The Importance Of Sub-genres I Oxford Open Learning


    The Importance Of Sub-genres

    It seems silly to suggest that something as broad as a genre must have a tiered system. After all, everyone knows what is meant by fantasy, right? What else is there to say on the matter? Well, an awful lot to tell you the truth!
    There’s high fantasy and low fantasy, contemporary fantasy and ever so much more – and that’s just in the world of fantasy alone! You’ll find a whole range of sub-genres under any main genre. To be honest, it could give just about anyone a headache if they stopped to consider just how much of this stuff is out there.

    Still, if you know exactly what you like, or even if you’re just keen to give something new a try, sub-genres are an absolute blessing! Here’s just three reasons why they are so important.

    Sub-genres Can Offer Better Choice

    Sub-genres allow a reader or viewer to pinpoint more accurately what it is they want to read or watch. Moreover, they each come with their own motifs, tropes, and iconography. There’s so much to get to grips with that the possibilities are literally endless, and you can never run out of things to read, see and experience.

    You may want to read something to do with history. However, if one day you want to avoid the grim realities and despair of real history, but still dabble in the past, reading alternate history could be just the thing for you. It’s fictional, so you have a healthy distance with this sub-genre but there’s also the enticing ‘what if’ nuance to such writing which can get you really immersed. In the end, more choice is better choice.

    Richer Conversations

    Sub-genres can also help you have more interesting conversations in the real world. Because you have that specifity in what you like, you’ll avoid broad and vague discussions about what books you read or films you watch. Instead, conversations will be richer, more detailed, and more enthusiastic, and you’ll find it easier to make friends who have the same interests!

    If you’re someone who suffers from bouts of anxiety, or someone who is unsure of what to talk about in any conversation, more acutely defining the kinds of media and literature you’re into could help you. It gives people a better idea of what you’re about, and what interests you. Instead of saying you enjoy ‘comedies’, try being more specific; there’s standup, impressions, panel shows, sketches, etc. This same strategy can be applied to all sub-genres in literature and media, and they’re all cracking topics for a chat!

    Deeper Meanings

    Frankly, it would be a catastrophe if every book stayed in one lane in terms of genre. To do so would be very limiting, and it’s always best for writers to give their stories a sprinkling of different ideas. This way, both the story and characters can breathe, and they’re also given greater depth in a fictional world that feels more three-dimensional.

    For example, ask yourself; can you have a science fiction space exploration story without some element of dystopian or utopian sub-genre? The answer is not really, because if characters must escape their dying planet or venture off into space to explore new ones, there needs to be some explanation as to how they reached that point as a society. Where did the technology come from? How was it made? Why are they doing this? Thus, important sub-genres come into play, and their inclusion gives any narrative a bit more polish.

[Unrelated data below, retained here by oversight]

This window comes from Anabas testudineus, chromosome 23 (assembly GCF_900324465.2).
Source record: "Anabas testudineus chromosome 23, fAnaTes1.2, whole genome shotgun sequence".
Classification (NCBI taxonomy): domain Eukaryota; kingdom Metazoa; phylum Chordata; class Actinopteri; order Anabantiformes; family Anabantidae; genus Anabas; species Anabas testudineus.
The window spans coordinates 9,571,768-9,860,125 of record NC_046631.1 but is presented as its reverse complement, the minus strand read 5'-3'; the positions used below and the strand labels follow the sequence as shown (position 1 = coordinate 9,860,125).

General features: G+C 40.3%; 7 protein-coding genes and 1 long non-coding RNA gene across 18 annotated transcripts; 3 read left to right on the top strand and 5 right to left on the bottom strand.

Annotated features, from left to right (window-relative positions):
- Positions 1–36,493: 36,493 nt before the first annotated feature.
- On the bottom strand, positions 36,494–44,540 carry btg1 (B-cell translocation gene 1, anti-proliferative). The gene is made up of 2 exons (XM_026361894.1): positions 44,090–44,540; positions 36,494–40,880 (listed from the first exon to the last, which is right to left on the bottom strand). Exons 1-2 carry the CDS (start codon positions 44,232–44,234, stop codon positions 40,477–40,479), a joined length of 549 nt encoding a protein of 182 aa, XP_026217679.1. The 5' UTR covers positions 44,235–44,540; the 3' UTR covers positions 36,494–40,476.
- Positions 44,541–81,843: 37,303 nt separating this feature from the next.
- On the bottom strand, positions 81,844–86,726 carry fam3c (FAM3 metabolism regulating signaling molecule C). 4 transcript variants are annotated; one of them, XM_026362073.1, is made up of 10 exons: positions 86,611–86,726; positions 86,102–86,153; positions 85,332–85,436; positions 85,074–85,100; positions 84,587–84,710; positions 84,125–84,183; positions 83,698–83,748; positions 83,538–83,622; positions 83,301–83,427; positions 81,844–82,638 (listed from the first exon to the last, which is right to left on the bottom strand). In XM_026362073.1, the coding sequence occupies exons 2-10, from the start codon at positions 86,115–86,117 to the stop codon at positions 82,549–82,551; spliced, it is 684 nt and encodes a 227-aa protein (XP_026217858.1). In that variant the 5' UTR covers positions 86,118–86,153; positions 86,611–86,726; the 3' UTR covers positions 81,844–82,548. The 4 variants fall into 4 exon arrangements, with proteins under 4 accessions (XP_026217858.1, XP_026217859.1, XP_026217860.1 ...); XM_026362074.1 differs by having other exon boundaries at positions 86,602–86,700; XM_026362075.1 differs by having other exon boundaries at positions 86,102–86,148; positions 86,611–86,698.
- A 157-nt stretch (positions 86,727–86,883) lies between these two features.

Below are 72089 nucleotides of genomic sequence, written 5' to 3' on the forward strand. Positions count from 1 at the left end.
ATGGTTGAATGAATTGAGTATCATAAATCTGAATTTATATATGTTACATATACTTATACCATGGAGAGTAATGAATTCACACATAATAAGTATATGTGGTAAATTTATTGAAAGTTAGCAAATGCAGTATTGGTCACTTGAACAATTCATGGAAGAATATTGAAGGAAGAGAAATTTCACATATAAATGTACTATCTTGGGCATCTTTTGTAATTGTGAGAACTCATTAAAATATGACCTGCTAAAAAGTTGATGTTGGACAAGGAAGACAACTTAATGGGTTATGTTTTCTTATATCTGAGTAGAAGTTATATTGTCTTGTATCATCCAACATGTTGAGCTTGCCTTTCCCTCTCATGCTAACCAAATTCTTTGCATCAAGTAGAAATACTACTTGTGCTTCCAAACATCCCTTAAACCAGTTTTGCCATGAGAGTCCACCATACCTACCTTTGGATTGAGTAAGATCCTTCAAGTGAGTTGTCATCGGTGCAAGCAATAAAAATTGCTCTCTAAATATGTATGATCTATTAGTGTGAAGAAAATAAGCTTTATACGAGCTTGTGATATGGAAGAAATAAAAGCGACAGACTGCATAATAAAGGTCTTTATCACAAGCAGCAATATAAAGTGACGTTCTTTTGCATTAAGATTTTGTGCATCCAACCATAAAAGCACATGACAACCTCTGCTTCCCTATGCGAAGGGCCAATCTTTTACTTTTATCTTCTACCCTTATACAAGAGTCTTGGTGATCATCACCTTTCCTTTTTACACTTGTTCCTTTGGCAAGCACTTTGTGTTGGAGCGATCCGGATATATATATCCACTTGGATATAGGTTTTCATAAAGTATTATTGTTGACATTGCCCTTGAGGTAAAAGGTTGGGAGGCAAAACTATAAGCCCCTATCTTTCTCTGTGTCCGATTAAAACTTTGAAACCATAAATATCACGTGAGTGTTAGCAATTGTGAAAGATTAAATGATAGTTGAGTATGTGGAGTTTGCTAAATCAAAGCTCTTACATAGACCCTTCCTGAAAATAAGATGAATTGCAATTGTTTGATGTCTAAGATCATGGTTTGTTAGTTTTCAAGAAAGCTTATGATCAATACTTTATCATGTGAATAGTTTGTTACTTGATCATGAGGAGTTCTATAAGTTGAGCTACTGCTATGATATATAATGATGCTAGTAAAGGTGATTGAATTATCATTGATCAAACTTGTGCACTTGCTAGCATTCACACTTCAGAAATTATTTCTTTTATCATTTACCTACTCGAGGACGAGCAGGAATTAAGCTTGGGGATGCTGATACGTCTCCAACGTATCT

Of course, these days reading is falling out of favour with a lot of young people. It was reported earlier this year that just a quarter of under-18s are reading each day, which is, frankly, a dire situation. There’s only one way to hook people into their literature, and that’s to put in a myriad of enticing ideas per text!

    An Entry Point

    If you think you’d rather just sit back and re-read your favourite piece of young adult fiction, that’s perfectly valid. However, what you may not have noticed is that, already, you’re juggling many different and exciting sub-genres!

    Take The Hunger Games series by Suzanne Collins, for example. It’s YA fiction, with elements of dystopian fiction, science fiction, fantasy, and adventure throughout. A book can be many things, no matter what genre is taking centre stage. If you enjoyed books like The Hunger Games, then who says you won’t enjoy other literature that involves these kinds of sub-genres too?

    Therefore, when incorporated properly, sub-genres can inspire you to engage with other stuff. It’s the same story in film and television, too. If you like Star Trek, one of their alternate history episodes could move you on to Doctor Who, and from an exciting Who episode where time is rewritten and the world is invaded, you could then try some YA dystopian fiction. In other words, everything you consume is an entry point for something else, thanks to sub-genres!


    You likely knew of the existence of sub-genres already, but it’s important to appreciate their worth in full. If you feel put off and intimidated by the range of sub-genres out there, google those of your favourite book or film and browse other fiction that feature them too. It’s quite likely you’ll stumble on a story you always meant to try, but never got round to, or something new to enjoy anyway!

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    I'm a freelance copywriter with an undergraduate degree in English Literature. I've written for many different outlets, including but not limited to marketing agencies, graduate recruitment websites, and online training companies. I've even interviewed a few famous actors for student and arts blogs too! Covering a wide span of material has been incredibly rewarding, as I get to turn my experiences in the arts, education and careers into helpful advice. I sincerely hope you'll find something to your liking here!